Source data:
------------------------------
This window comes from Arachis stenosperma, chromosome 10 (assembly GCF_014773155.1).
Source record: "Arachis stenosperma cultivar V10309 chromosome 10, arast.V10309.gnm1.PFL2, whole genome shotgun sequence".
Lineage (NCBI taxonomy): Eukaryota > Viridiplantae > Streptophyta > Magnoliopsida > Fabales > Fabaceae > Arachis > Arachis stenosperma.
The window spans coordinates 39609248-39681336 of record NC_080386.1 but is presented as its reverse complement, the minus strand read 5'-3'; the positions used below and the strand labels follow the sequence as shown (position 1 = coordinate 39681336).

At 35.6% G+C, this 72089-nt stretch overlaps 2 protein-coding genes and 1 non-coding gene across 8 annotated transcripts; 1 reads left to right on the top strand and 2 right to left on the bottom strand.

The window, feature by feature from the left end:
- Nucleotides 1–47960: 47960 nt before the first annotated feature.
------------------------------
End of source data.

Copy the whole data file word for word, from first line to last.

This window comes from Arachis stenosperma, chromosome 10 (assembly GCF_014773155.1).
Source record: "Arachis stenosperma cultivar V10309 chromosome 10, arast.V10309.gnm1.PFL2, whole genome shotgun sequence".
Lineage (NCBI taxonomy): Eukaryota > Viridiplantae > Streptophyta > Magnoliopsida > Fabales > Fabaceae > Arachis > Arachis stenosperma.
The window spans coordinates 39609248-39681336 of record NC_080386.1 but is presented as its reverse complement, the minus strand read 5'-3'; the positions used below and the strand labels follow the sequence as shown (position 1 = coordinate 39681336).

At 35.6% G+C, this 72089-nt stretch overlaps 2 protein-coding genes and 1 non-coding gene across 8 annotated transcripts; 1 reads left to right on the top strand and 2 right to left on the bottom strand.

The window, feature by feature from the left end:
- Nucleotides 1–47960: 47960 nt before the first annotated feature.